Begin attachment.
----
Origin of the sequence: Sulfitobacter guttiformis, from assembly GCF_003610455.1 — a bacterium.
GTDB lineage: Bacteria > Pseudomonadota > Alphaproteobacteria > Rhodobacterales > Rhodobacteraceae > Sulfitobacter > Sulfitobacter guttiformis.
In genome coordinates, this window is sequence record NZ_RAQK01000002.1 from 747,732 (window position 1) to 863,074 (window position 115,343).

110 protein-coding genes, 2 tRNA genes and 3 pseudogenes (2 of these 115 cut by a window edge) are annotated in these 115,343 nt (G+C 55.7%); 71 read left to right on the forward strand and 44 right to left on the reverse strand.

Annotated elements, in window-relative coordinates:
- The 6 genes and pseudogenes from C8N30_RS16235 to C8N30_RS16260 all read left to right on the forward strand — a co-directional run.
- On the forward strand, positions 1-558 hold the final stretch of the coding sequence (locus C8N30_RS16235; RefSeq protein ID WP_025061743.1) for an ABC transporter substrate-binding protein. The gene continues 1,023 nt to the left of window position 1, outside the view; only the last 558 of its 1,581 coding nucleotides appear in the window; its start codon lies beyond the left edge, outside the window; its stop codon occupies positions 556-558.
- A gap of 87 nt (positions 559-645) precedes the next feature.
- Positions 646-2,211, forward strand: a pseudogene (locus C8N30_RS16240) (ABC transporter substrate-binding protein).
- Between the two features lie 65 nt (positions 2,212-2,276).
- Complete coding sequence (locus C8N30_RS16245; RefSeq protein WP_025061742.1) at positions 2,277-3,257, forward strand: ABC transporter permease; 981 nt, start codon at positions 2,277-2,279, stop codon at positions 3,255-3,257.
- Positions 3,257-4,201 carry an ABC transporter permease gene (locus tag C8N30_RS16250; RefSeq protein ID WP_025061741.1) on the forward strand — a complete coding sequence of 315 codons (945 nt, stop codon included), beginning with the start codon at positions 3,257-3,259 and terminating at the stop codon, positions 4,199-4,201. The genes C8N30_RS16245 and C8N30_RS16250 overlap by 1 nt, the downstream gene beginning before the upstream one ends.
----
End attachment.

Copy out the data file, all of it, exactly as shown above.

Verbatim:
Origin of the sequence: Sulfitobacter guttiformis, from assembly GCF_003610455.1 — a bacterium.
GTDB lineage: Bacteria > Pseudomonadota > Alphaproteobacteria > Rhodobacterales > Rhodobacteraceae > Sulfitobacter > Sulfitobacter guttiformis.
In genome coordinates, this window is sequence record NZ_RAQK01000002.1 from 747,732 (window position 1) to 863,074 (window position 115,343).

110 protein-coding genes, 2 tRNA genes and 3 pseudogenes (2 of these 115 cut by a window edge) are annotated in these 115,343 nt (G+C 55.7%); 71 read left to right on the forward strand and 44 right to left on the reverse strand.

Annotated elements, in window-relative coordinates:
- The 6 genes and pseudogenes from C8N30_RS16235 to C8N30_RS16260 all read left to right on the forward strand — a co-directional run.
- On the forward strand, positions 1-558 hold the final stretch of the coding sequence (locus C8N30_RS16235; RefSeq protein ID WP_025061743.1) for an ABC transporter substrate-binding protein. The gene continues 1,023 nt to the left of window position 1, outside the view; only the last 558 of its 1,581 coding nucleotides appear in the window; its start codon lies beyond the left edge, outside the window; its stop codon occupies positions 556-558.
- A gap of 87 nt (positions 559-645) precedes the next feature.
- Positions 646-2,211, forward strand: a pseudogene (locus C8N30_RS16240) (ABC transporter substrate-binding protein).
- Between the two features lie 65 nt (positions 2,212-2,276).
- Complete coding sequence (locus C8N30_RS16245; RefSeq protein WP_025061742.1) at positions 2,277-3,257, forward strand: ABC transporter permease; 981 nt, start codon at positions 2,277-2,279, stop codon at positions 3,255-3,257.
- Positions 3,257-4,201 carry an ABC transporter permease gene (locus tag C8N30_RS16250; RefSeq protein ID WP_025061741.1) on the forward strand — a complete coding sequence of 315 codons (945 nt, stop codon included), beginning with the start codon at positions 3,257-3,259 and terminating at the stop codon, positions 4,199-4,201. The genes C8N30_RS16245 and C8N30_RS16250 overlap by 1 nt, the downstream gene beginning before the upstream one ends.